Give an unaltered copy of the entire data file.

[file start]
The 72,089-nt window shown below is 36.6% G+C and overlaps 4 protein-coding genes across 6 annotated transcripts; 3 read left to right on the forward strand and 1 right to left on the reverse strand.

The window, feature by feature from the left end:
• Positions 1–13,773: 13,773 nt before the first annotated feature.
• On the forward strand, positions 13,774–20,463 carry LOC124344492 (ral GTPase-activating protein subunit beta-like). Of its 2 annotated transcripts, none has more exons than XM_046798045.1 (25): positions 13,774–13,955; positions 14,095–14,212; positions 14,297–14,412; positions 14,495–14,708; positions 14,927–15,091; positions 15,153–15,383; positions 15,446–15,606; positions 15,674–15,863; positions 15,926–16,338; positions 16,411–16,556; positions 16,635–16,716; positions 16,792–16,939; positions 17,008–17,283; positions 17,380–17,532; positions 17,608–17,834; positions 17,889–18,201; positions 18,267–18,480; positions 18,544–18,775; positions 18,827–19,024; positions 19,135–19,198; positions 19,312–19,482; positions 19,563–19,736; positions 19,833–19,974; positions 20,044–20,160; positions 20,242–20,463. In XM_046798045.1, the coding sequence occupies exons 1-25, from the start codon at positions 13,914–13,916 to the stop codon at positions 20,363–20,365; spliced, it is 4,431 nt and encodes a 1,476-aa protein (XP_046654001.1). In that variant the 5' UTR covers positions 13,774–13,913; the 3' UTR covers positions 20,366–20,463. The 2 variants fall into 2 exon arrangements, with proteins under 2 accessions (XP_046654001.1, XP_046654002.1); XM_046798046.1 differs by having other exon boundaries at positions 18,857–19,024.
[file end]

The 72,089-nt window shown below is 36.6% G+C and overlaps 4 protein-coding genes across 6 annotated transcripts; 3 read left to right on the forward strand and 1 right to left on the reverse strand.

The window, feature by feature from the left end:
• Positions 1–13,773: 13,773 nt before the first annotated feature.
• On the forward strand, positions 13,774–20,463 carry LOC124344492 (ral GTPase-activating protein subunit beta-like). Of its 2 annotated transcripts, none has more exons than XM_046798045.1 (25): positions 13,774–13,955; positions 14,095–14,212; positions 14,297–14,412; positions 14,495–14,708; positions 14,927–15,091; positions 15,153–15,383; positions 15,446–15,606; positions 15,674–15,863; positions 15,926–16,338; positions 16,411–16,556; positions 16,635–16,716; positions 16,792–16,939; positions 17,008–17,283; positions 17,380–17,532; positions 17,608–17,834; positions 17,889–18,201; positions 18,267–18,480; positions 18,544–18,775; positions 18,827–19,024; positions 19,135–19,198; positions 19,312–19,482; positions 19,563–19,736; positions 19,833–19,974; positions 20,044–20,160; positions 20,242–20,463. In XM_046798045.1, the coding sequence occupies exons 1-25, from the start codon at positions 13,914–13,916 to the stop codon at positions 20,363–20,365; spliced, it is 4,431 nt and encodes a 1,476-aa protein (XP_046654001.1). In that variant the 5' UTR covers positions 13,774–13,913; the 3' UTR covers positions 20,366–20,463. The 2 variants fall into 2 exon arrangements, with proteins under 2 accessions (XP_046654001.1, XP_046654002.1); XM_046798046.1 differs by having other exon boundaries at positions 18,857–19,024.